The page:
Creating ‘movement’ in a still image

Generally my ‘how to’ articles have concentrated on obtaining the sharpest images possible. That’s great, up-to-a-point, as the majority of my published images need to fit exactly that criteria. But, after you have captured all the usual images of your subject showing it in all it’s pin sharp glory, it’s time to look beyond the norm and start getting more creative.

In a follow-on from my previous blog where I started to look at the similarities between sports and wildlife photography, the techniques used for movement blurs in both subjects are identical.

Movement blur is simply allowing your camera shutter to remain open long enough to allow movement of your subject (or of the camera) to register on the sensor.

Track cycling
Milton International Challenge, Cisco PanAm Velodrome, Track Cycling International – Mens Omnium Points event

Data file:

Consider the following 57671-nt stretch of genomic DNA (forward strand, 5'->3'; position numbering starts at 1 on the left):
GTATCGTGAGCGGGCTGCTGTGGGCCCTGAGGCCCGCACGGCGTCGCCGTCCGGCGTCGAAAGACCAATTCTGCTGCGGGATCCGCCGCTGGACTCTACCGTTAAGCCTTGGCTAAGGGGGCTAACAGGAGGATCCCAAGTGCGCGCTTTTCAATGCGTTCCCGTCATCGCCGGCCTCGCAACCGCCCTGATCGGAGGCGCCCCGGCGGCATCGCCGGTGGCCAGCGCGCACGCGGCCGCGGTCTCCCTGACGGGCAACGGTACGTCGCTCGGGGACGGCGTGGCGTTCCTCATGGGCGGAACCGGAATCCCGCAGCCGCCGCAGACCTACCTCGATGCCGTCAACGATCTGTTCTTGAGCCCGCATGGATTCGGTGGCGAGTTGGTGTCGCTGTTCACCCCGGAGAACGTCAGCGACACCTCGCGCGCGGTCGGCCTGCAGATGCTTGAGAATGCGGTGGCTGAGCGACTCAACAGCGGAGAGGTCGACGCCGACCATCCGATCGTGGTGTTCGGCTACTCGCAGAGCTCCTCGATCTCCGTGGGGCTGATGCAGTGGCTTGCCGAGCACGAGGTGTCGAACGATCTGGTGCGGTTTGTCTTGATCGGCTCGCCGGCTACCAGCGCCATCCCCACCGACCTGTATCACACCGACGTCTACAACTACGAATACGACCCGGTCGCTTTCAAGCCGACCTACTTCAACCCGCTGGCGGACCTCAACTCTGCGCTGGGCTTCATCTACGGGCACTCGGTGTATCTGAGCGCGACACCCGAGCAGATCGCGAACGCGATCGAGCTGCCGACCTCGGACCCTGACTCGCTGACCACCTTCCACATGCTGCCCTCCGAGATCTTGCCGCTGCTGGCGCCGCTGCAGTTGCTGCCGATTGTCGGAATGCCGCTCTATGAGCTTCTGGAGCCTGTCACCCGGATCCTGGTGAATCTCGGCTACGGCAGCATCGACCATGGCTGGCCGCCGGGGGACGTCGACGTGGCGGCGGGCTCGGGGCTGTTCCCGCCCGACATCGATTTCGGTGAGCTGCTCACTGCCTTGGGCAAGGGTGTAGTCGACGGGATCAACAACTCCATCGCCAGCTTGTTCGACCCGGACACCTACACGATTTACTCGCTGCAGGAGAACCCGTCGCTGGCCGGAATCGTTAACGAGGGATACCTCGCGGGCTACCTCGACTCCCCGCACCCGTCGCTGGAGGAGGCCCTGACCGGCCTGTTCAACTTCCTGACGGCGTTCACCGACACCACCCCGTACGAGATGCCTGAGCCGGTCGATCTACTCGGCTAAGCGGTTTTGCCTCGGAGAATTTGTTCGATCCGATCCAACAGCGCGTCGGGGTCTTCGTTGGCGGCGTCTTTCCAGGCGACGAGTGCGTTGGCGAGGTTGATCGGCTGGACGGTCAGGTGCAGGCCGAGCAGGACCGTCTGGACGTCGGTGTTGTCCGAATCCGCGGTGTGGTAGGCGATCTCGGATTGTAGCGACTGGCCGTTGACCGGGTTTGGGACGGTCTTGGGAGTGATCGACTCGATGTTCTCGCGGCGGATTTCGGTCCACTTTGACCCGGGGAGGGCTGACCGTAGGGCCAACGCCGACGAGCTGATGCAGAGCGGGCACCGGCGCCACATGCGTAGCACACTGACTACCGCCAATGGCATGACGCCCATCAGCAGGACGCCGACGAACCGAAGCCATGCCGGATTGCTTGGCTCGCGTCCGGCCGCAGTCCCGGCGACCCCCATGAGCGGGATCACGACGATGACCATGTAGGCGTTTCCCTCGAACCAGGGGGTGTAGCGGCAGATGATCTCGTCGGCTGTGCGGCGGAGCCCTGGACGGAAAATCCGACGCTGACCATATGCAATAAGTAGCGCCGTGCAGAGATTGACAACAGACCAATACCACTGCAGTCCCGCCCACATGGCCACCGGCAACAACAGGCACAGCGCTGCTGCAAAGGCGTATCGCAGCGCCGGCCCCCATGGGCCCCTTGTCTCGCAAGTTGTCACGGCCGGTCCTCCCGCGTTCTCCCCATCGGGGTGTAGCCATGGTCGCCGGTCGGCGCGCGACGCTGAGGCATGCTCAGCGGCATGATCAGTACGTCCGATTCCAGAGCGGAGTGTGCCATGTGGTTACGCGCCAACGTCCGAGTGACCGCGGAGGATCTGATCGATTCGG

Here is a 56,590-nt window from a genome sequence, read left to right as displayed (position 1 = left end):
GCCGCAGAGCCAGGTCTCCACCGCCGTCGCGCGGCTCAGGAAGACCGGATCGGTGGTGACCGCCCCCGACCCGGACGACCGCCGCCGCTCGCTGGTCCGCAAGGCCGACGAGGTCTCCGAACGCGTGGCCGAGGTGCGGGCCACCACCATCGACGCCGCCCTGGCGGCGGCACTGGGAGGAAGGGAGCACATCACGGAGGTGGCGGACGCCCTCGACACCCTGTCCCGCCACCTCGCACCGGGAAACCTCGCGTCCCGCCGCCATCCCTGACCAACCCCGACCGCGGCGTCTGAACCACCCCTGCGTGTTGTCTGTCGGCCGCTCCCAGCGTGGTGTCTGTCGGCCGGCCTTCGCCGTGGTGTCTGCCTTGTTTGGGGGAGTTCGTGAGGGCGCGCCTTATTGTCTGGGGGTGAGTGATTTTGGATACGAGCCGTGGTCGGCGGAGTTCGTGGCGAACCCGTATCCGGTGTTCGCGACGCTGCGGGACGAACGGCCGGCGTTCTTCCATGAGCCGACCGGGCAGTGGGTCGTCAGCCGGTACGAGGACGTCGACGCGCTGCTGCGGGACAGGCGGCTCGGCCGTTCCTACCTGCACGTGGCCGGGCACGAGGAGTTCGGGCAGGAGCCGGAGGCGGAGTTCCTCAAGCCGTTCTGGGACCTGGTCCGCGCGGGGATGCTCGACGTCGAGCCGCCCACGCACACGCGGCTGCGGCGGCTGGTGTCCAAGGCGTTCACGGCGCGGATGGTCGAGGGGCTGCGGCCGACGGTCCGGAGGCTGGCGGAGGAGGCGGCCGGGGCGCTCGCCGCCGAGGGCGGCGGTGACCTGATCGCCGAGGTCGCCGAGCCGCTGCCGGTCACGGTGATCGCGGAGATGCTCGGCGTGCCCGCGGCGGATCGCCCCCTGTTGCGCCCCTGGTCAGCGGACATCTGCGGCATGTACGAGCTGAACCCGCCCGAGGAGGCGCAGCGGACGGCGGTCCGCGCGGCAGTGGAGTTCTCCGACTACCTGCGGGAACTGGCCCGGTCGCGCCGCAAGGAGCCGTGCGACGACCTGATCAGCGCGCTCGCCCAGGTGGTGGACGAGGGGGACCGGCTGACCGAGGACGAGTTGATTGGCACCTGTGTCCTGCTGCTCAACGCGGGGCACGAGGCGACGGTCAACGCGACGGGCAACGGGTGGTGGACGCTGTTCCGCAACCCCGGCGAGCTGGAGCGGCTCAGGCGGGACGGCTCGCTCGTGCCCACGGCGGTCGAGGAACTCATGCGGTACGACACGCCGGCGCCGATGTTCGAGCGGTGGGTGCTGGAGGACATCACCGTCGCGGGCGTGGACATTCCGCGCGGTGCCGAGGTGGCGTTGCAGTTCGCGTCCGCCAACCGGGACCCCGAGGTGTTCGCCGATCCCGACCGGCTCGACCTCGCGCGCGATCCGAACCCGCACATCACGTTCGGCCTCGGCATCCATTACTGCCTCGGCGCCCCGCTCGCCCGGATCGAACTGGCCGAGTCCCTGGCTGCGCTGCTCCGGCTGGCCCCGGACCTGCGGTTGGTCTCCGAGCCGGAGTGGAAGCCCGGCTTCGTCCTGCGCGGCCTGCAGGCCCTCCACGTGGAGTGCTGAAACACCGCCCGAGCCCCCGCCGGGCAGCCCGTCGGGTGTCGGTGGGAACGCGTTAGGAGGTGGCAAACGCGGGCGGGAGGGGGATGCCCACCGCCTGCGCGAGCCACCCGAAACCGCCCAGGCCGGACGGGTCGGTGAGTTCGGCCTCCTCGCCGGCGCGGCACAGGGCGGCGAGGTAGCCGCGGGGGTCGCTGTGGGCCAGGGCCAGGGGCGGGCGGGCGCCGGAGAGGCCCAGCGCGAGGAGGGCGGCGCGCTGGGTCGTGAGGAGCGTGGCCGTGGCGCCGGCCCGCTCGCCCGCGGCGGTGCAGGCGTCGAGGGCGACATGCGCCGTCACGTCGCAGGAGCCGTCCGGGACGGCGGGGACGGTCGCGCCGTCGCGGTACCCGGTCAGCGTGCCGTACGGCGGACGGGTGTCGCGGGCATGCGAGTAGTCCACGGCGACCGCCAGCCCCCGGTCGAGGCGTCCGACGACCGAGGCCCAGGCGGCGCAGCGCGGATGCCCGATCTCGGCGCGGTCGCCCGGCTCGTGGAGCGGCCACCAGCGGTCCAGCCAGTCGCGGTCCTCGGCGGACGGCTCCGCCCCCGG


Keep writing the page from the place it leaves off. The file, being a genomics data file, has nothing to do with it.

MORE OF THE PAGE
Nikon D3s, 16mm f2.8 fisheye lens hand held, 1/6oth @ f8 ISO 640 Note that by keeping the nearest cyclist centred in frame he remains quite sharp while all the other competitors are blurred

Let’s look at some of the methods to induce that sense of movement into your still images.

Creative blurs using long exposure with subject moving

There are effectively two methods you can use with a long exposure technique, keeping the camera still while the subject moves, or moving the camera (panning) whilst keeping the subject centred in the frame – or you can combine the two.

Pantaneiro cowboys working cattl
Pantaneiro cowboys working cattle, The Pantanal, Mato Grosso, Brazil

Nikon D3 with 80-200mm f 2.8 lens @ 80mm hand held, 1/30th sec @ f22 ISO 200 – Here I have used both a slow shutter speed and a panning action. The slow shutter produced the movement in the subject, the panning the movement in the background

This is perhaps the most common technique to induce deliberate blur where the photographer choses a shutter speed sufficient to render a recognizable subject but, at the same time, the shutter is open long enough for movement to register on the image. The trick is in choosing what stutter speed to use and for this you need first to assess how quickly your subject is moving. Obviously a formula one race car move quicker than a galloping horse which in turn is quicker than grass stems being blown in the wind.

 

Pronghorn Antelope